Merrimack Repertory Theatre Blog



The following article appears in the student study guide for Heroes, and is intended to help audience members learn more about the production.

Almost 5 million American served in World War I, which lasted from November of 1918 until June of 1919. Of those almost 5 million, the last survivor is Frank Buckles, currently 108 years old and a resident of Charles Town, West Virginia. Born in 1901, Buckles joined the Army in 1917 (after being rejected by the Marines and Navy) at 16 ½ when he lied to a recruiter about his age. According to Buckles, Missouri didn’t produce birth certificates in those days, and the only way to verify his age was to check the family Bible. Since Buckles was at the recruiting center in Oklahoma City, there was no way for the Army to verify his age, so they took him. Thus began his journey and some amazing brushes with history.

Frank Buckles

In December of 1917, Buckles boarded the Carpathia (the same ship that rescued the survivors of the Titanic) and headed to England. He spent his time driving dignities around the country and was eventually transferred to France where he drove cars, ambulances, and guarded German prisoners of war. He never set foot in any of the infamous World War I trenches. He finally returned home in January of 1920, where, by chance, he met General John Pershing at a reception in Oklahoma City. General Pershing was the commander of US forces during World War I, and the only man besides George Washington to be promoted to the rank of General of the Armies (this is a rank above a 5-star General). General Pershing had grown up just 40 miles from Buckles boyhood home. 

He eventually moved to New York City, where he worked for a bank and joined a Sunday Bible class led by John D. Rockefeller Jr of Standard Oil. Eventually he bored of banking, and became a ship’s officer, and sailed over much of the world. In 1940 he boarded a ship for the Philippines, and was captured when the Japanese invaded Manila. Buckles was held prisoner for 3 ½ years in internment camps. Food was scarce, and eventually he dropped to only 100 pounds. While he was imprisoned, he was still being paid by the shipping company, and the checks piled up in the bank. When he returned home he invested the money, and in a few years was able to purchase 330 acre cattle farm in West Virginia. He also got married and had a daughter.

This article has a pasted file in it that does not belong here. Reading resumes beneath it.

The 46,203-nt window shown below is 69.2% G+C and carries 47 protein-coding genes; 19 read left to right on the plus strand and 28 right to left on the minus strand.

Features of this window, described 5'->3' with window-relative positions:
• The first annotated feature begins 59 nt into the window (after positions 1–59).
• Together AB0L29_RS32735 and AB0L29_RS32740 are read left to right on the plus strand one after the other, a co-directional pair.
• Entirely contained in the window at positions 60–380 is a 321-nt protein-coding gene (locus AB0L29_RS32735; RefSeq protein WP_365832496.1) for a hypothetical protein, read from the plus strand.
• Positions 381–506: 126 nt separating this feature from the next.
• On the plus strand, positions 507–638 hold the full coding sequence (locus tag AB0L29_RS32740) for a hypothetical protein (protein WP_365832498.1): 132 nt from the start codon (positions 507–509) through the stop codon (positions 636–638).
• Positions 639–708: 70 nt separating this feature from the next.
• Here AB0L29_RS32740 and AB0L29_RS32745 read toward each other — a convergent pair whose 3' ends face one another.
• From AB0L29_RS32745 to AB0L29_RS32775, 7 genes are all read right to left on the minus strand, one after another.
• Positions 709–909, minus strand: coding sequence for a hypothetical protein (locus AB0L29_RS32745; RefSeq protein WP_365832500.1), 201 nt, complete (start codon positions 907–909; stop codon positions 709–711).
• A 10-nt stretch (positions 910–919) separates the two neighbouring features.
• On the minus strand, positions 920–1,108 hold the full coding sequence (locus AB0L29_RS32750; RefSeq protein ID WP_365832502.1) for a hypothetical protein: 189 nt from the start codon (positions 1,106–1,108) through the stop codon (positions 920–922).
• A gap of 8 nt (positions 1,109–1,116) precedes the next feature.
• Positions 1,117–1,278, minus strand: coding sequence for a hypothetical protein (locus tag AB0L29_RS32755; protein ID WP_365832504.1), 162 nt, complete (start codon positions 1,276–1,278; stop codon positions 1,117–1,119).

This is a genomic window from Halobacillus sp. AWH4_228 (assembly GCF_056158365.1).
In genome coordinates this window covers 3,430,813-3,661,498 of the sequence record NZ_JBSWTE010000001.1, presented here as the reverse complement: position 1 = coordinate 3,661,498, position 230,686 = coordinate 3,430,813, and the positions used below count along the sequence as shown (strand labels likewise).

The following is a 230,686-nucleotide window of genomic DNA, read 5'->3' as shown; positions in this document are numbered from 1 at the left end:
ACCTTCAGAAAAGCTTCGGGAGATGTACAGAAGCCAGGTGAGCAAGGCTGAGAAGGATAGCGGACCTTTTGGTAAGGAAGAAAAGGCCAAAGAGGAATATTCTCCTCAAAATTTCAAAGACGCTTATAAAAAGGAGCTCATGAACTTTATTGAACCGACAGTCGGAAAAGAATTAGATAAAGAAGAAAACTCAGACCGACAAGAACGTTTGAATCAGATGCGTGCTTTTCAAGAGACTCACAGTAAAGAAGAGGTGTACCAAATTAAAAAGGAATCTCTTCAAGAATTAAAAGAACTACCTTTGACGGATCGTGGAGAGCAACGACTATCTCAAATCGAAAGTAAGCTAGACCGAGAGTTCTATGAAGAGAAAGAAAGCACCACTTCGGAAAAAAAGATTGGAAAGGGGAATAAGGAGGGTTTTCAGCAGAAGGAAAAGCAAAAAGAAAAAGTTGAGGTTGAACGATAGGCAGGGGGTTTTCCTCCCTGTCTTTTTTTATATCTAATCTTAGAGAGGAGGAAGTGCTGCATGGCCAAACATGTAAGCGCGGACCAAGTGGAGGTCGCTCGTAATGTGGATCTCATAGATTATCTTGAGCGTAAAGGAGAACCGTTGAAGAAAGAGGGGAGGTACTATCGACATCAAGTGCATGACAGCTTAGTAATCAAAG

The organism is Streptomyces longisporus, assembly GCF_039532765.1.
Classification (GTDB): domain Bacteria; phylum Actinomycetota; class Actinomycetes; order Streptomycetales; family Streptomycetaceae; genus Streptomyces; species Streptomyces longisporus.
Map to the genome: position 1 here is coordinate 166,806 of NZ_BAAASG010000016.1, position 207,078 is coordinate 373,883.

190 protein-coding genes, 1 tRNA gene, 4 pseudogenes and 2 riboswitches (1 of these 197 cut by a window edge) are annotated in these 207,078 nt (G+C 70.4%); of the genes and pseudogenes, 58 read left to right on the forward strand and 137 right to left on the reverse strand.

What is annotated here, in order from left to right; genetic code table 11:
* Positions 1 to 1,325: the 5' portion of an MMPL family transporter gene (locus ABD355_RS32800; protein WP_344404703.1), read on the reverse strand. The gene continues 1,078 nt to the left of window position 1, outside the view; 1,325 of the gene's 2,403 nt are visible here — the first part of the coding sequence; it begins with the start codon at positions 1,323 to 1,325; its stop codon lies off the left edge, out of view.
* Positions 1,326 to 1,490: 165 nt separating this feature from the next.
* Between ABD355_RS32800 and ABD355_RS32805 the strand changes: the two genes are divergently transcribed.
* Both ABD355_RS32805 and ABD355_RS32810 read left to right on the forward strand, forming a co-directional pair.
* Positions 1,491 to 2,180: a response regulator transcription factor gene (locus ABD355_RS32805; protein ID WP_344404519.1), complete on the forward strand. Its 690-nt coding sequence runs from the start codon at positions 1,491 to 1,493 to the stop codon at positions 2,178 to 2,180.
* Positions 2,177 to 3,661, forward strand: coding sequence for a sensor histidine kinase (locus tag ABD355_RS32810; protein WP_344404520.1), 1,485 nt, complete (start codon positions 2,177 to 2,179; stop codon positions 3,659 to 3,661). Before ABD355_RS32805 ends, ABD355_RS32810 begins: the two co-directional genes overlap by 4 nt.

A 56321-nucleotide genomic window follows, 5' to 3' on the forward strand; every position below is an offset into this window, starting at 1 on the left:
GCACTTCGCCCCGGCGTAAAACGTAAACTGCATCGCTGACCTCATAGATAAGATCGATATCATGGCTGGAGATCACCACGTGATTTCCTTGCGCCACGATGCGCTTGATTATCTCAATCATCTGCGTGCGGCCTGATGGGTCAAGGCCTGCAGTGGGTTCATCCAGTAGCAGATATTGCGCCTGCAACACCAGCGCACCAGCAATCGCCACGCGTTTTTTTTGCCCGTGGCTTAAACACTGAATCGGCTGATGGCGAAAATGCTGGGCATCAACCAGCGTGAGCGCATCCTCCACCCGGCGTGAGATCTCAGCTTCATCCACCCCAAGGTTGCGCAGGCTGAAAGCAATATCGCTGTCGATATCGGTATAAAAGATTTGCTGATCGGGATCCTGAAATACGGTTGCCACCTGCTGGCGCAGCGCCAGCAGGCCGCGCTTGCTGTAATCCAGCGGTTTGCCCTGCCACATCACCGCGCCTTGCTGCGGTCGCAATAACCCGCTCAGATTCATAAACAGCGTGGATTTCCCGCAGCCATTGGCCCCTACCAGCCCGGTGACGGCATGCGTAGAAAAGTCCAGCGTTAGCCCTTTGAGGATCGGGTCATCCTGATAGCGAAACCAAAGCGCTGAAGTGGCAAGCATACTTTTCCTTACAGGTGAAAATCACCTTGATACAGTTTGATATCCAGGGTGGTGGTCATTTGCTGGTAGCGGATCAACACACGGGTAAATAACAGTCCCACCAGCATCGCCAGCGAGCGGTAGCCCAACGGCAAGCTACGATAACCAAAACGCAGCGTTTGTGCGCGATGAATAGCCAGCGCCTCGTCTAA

Frank Buckles in 2007

For decades, Frank Buckles lived a quiet existence on his farm, with few people even knowing he served in World War I. He rarely brought it up. But as the years passed there were fewer and fewer veterans left and people started to track him down for autographs and pictures. He began working with veteran’s organizations, and speaking to students about the First World War. In 2007, he was granted the honor of a burial at Arlington National Cemetery, only the second time that such an honor has been granted to a soldier not killed in action or a recipient of the Medal of Honor or Purple Heart. Today Frank Buckles even has a website,, and is the Honorary Chairman of the World War I Memorial Foundation, whose goal is to preserve and re-dedicate the DC War Memorial as a lasting national memorial to the veterans of World War I.

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